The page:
EGH: The characters in your novel are so well-developed that I feel like I know them. How do you go about developing your characters?  Do you write character studies or base your characters on people you know?
BG: I suppose I do a little bit of both. Instead of writing the book in a linear fashion, I tend to write the scenes that I see most clearly and visually first and then go back and work in the connecting bits.  The characters come alive as part of the story and they really do take on a life of their own. They aren’t, for the most part, consciously based on anyone I know (including myself). I have always been an observer of people, and part of being a pathologist, like part of being a writer, is noticing the details of situations and people. I suppose that comes through in my writing. I do try to keep track of the details of the characters life so that I don’t make timing mistakes or continuity mistakes. My character studies tend to be brief little sketches but I have found them to be very helpful
I do have to admit that my son gave me the inspiration for no less than four characters in the book. There is a wealth of material in Nathan’s life to work with. (Thanks, son!). And I have to say it one more time that my husband is not –repeat not– Dead John.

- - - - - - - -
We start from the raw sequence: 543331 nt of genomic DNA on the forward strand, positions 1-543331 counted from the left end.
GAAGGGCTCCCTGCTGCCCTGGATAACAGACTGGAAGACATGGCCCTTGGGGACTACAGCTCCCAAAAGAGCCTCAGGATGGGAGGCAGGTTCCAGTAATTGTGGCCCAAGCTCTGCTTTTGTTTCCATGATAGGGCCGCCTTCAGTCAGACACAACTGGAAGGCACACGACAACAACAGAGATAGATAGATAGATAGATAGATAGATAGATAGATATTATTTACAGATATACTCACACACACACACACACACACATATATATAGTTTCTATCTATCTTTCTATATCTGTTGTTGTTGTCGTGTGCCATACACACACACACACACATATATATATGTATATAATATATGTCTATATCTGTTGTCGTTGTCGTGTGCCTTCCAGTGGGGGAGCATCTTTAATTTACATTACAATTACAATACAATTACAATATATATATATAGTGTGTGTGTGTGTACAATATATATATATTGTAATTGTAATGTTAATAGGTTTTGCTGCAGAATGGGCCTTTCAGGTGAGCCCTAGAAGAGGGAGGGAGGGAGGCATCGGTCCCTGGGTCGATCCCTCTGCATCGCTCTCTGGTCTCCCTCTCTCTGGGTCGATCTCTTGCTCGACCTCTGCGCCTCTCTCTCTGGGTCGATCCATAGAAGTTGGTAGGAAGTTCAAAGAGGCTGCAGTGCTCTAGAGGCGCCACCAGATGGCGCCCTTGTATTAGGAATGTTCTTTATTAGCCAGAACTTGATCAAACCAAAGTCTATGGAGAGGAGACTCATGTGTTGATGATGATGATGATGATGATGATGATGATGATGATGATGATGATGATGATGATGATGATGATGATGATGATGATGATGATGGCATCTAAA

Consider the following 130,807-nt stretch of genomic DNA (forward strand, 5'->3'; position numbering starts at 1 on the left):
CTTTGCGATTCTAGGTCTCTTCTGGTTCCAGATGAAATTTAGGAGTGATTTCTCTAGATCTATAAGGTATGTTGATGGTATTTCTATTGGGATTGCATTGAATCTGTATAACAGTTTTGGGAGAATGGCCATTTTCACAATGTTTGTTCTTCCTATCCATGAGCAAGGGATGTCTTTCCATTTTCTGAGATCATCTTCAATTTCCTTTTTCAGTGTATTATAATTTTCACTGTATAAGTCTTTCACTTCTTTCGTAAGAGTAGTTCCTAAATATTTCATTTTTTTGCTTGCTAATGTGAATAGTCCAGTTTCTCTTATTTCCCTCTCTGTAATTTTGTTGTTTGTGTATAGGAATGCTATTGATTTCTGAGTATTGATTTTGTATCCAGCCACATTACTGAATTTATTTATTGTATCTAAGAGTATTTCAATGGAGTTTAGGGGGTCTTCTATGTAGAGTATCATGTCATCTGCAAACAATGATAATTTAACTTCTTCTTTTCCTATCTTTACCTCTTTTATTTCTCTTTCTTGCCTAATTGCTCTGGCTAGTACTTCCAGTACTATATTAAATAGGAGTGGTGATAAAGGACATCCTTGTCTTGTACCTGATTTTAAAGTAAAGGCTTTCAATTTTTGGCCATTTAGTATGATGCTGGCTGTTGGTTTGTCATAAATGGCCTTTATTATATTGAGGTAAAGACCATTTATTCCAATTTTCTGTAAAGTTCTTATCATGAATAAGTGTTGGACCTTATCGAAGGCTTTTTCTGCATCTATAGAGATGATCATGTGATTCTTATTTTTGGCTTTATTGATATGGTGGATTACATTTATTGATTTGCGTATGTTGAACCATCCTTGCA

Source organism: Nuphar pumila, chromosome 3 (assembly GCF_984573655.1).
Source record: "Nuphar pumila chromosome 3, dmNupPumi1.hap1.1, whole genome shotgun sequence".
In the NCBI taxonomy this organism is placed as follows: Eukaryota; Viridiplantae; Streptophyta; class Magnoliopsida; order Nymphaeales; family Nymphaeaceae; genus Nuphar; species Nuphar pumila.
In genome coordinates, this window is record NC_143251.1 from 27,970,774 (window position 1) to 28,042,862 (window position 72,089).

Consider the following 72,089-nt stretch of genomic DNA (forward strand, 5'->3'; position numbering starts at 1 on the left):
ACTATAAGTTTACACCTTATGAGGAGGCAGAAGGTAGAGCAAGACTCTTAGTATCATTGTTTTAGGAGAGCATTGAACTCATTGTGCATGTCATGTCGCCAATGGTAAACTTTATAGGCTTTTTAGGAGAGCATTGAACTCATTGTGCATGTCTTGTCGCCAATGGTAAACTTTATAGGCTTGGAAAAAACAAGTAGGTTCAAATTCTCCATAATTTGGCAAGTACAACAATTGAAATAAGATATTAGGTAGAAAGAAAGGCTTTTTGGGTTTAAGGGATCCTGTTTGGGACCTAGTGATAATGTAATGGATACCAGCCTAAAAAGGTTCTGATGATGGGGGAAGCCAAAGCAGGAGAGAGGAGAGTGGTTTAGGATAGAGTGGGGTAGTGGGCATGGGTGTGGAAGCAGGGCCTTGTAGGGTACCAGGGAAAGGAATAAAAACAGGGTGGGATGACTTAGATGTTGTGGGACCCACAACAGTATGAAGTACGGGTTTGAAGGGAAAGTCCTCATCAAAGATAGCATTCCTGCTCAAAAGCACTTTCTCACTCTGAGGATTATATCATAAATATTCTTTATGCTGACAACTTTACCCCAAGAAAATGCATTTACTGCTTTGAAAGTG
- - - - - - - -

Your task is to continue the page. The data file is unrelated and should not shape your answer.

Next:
EGH: I learned from your author bio that you are an avid reader.  What are three novels that you’ve read recently that you recommend?

BG: This is going to sound odd, but I haven’t read any novels recently apart from all the work I’ve been doing on my own! Most of my leisure reading tends to be philosophy, theology, bioethics, or cosmology these days. I would recommend “The Hidden Heart of the Cosmos” by Brian Schwimme. It isn’t a novel but it is wonderful. One of my longtime favorites is “Grandmother and the Priests” by Taylor Caldwell–I love her detailed and visual style and her leisurely and entirely Celtic way of telling stories.  And like any good Southerner, I love anything by Flannery O’Connor.  Ian Rankin’s “Knots and Crosses” I liked very much; his character development is splendid, and I love his use of language.  And the story is something more than just the mystery, which I appreciate in a good novel. His books tend to be, at least for me, about relationships as much as they are about situations.

EGH: Most of the setting of the novel is Telluride, Colorado.  Why did you choose this setting for the first book in the series?  Will the other books take place in Colorado or will there be other settings?